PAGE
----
“Once you sort through the heaps of data and find what’s relevant, leadership and HR can see what’s going on throughout the organization and make more informed decisions. This shift towards data-driven decision-making is what can separate a good HR department from a great HR department.” ~Pat Greer, Academic Director of the Strategic Human Resource Management Program at University College, University of Denver
HR departments are increasingly looking for technology to help them spot trends and patterns in their data, so that they can better understand the impact of their HR approaches and use this intelligence to make strategic talent decisions.
An increasing number of vendors are recognizing this need, and are developing tools and systems to make analytics easier for companies. Their goal is to provide HR users with solutions that are more than a data dump, that include user-friendly analytic tools which show data in easy-to-understand graphical format to provide workforce insights. Many HR vendors are starting to compile benchmark data from the mass volume of customer information they manage, so that they can deliver information that employers can examine and evaluate their own data against.
With the emphasis on big data and workforce intelligence, predictive analytics will emerge as one of the must-have technologies in 2014.
The concept of SoMoClo, initiated by the Aberdeen Group, is a union of three technological trends that provide new opportunities for companies: Social + Mobile + Cloud.
Many talent management solutions added collaboration features in recent years in response to demand for social media in all areas of business. HR departments, in particular, are asking for more social media in their business practices. A study by WANTED Analytics in September 2013 found a 43 percent year-over-year increase in demand for HR professionals with social media skills and experience.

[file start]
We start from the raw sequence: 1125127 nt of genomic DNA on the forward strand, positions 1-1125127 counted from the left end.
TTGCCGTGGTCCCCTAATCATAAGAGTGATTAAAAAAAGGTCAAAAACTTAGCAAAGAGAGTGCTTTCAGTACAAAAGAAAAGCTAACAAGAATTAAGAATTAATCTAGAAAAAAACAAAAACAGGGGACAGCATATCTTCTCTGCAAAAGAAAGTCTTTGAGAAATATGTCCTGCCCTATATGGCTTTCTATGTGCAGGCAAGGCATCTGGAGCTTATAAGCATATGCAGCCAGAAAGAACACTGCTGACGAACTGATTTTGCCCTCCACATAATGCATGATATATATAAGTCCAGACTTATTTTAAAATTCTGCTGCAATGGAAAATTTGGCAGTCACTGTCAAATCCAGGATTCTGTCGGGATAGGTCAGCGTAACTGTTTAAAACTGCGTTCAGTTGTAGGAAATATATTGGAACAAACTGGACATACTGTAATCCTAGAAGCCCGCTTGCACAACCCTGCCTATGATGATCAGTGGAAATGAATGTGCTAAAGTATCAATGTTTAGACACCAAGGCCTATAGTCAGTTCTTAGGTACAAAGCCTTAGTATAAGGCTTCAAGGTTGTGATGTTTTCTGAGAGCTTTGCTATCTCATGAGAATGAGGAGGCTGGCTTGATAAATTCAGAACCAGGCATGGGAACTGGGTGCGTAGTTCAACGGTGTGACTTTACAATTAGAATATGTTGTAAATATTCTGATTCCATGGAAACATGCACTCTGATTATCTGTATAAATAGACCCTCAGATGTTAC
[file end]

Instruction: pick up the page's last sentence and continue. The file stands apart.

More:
According to Josh Bersin of Bersin by Deloitte, HR departments have been dealing with social software tools as add-ons to HR technologies, but now want social systems that open employee communication, incorporate candidate relationship management, create talent networks, and more.
Mobile & Device-Independence
“Mobile-enabled HR process adoption jumped 67 percent since 2012, with the biggest uses coming in payroll, recruiting, performance management, and learning and development processes.” ~2013-2014 CedarCrestone HR Systems Survey
In years past, mobile has always been an extra feature. This year though, developers are designing with mobile in mind by choosing interfaces and functionality that is specific to a mobile environment. Industry vendors are embedding mobile capabilities in their core solution, rather than offering them as separate applications.
With a large majority of the workforce using mobile devices, companies face the challenge of providing access to HR information in the same seamless user experience across every device. It goes beyond responsive design to understanding what functions users need to do when they access HR systems via tablet, smartphone, terminal, or PC, and designing the user experience to simplify that.
New devices are continuously entering the market and ‘bring your own device’ (BYOD) is becoming more popular in many companies. HR departments that offer self-service functionality are looking for solutions that can easily be deployed to any device.
Back in 2012, Paul Hamerman, VP and Principal Analyst at Forrester Research, said that cloud had already become a pre-requisite for companies choosing HR software.
While the benefits of cloud computing have been discussed at length, many cloud solutions have only focused on a single application or function. In 2014, as vendors build their HCM suites, having all of it, not just pieces, available on the cloud, will be a key focus.